Three Common Causes of Snowmobiling Accidents

Three Common Causes of Snowmobiling Accidents

Snowmobiling is becoming an increasingly popular activity. Enthusiasts are expanding groomed trail systems in many areas of the country where thick snow is prevalent during the winter months. Snowmobile clubs and organizations around the country are gaining interest and expanding enrollment. Unfortunately, increased popularity is often accompanied by an increase in accidents and injuries, and snowmobiling is no exception. Here we discuss three of the most common causes of snowmobiling accidents. 


Snowmobile manufacturers are continually improving speed and performance in the machines they produce. These machines are primarily targeted toward experienced riders who understand the power of the enhanced engines and are proficient at maneuvering the snowmobiles utilizing precise control systems. When an inexperienced rider attempts to handle such a machine, things can get out of control fast. The rider can quickly put themselves in a dangerous position without intending to. In the best-case scenarios, such as the incident in New Hampshire involving Scott Sandell daughter, riders escape accidents with their lives intact. However, combining a very fast machine with an inexperienced rider can result in even worse injuries and death.

Poor Judgment

A variety of scenarios caused by poor judgment can result in rider injury. Riding in areas that are unmarked or unfamiliar can lead to crashes with hidden obstacles. Choosing to ride without the proper protective equipment can result in injuries caused by exposure to the cold. Riding alone may not be the exact cause of an injury, but in the event of a breakdown, the lone rider is more susceptible to prolonged exposure and minor injuries can become major without prompt assistance. Proper protective equipment, riding in a group, and riding on familiar, marked trails are all strategies that can minimize the risk of accidents and injury.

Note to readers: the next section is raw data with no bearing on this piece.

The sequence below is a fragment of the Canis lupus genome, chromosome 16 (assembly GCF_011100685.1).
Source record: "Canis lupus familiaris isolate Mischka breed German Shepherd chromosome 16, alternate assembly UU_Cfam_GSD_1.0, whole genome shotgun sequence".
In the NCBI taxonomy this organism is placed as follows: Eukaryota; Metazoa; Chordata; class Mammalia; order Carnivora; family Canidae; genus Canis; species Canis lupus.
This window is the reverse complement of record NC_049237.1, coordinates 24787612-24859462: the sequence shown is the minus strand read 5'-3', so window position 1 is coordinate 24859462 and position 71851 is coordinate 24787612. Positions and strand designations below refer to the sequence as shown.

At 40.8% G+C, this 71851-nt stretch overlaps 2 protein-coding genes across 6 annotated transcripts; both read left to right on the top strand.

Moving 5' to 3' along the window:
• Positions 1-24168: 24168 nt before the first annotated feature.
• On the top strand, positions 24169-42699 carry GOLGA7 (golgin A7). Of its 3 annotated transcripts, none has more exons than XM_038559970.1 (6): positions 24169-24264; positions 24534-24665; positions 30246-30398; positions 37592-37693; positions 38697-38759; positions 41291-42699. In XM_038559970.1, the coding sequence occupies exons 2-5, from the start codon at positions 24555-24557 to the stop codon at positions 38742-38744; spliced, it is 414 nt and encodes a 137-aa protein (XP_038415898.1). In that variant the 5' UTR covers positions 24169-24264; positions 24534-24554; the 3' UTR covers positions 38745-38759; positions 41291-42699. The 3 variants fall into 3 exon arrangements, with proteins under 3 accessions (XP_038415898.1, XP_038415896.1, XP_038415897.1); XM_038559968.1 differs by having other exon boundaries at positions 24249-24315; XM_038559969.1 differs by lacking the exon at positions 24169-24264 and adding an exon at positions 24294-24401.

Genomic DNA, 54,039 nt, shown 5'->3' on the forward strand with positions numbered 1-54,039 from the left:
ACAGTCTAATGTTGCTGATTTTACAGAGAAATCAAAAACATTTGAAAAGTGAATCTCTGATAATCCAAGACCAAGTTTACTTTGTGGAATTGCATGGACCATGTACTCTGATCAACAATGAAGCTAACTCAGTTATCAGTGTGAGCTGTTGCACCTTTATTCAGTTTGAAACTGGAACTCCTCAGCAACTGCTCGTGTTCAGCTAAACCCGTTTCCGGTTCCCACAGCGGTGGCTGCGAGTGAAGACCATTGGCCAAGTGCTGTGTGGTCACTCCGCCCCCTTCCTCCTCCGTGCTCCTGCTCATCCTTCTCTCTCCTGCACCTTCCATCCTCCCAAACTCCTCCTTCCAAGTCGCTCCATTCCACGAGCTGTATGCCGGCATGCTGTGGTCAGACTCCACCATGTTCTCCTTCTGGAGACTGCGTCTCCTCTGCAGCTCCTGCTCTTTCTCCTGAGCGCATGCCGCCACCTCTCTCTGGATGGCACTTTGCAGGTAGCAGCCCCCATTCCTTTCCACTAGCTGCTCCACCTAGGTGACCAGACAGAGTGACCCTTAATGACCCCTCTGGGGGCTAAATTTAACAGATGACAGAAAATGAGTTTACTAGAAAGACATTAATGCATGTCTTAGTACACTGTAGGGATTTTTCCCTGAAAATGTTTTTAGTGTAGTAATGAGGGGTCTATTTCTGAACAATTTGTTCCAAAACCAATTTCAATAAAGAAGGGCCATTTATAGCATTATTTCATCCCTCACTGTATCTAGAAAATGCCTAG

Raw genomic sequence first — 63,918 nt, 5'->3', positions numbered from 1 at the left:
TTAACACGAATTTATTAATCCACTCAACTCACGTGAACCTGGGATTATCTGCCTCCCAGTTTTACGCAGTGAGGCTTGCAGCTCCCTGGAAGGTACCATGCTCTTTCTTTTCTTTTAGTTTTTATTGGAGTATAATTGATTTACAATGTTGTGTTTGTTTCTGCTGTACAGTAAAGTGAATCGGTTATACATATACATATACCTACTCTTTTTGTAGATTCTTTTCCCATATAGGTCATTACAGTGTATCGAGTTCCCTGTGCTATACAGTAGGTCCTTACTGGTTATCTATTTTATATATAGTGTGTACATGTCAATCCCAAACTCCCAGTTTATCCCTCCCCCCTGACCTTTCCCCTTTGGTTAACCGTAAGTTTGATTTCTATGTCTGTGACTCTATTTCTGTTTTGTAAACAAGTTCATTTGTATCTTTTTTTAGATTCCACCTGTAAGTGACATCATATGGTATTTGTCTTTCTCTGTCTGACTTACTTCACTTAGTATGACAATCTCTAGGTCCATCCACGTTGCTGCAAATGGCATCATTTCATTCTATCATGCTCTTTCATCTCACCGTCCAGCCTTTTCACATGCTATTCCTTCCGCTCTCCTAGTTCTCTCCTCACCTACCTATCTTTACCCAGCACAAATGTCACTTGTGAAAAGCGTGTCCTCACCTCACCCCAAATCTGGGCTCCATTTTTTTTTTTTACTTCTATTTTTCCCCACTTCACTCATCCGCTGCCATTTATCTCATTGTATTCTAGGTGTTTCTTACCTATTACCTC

Riding Under the Influence

Snowmobiling under the influence of alcohol or drugs is a leading cause of accidents. As is the case while operating any motorized vehicle, snowmobile riders under the influence exhibit poor judgment, increased fatigue, and slower reaction times. In most states and provinces, it is illegal to operate a snowmobile while under the influence of alcohol. These laws are put in place to protect all riders on the trails. Snowmobiles can go as fast or faster than passenger vehicles. Combining this type of speed with a rider under the influence is a dangerous combination for anyone in his or her path.

Snowmobiling can be a fun and exciting pastime for people of all ages and skill levels. Machines can be tailored to the beginner rider and expert riders can enjoy the enhanced handling of more technically-advanced options. Utilizing marked trails and riding in groups not only enhances the fun but also provides a safer experience. Choosing not to ride under the influence of drugs or alcohol is another easy way to minimize the chance of accidents and injuries. As with any activity, the more people that participate, the higher the probability is that someone will get hurt. However, minimizing these three risk factors is something any rider can do.
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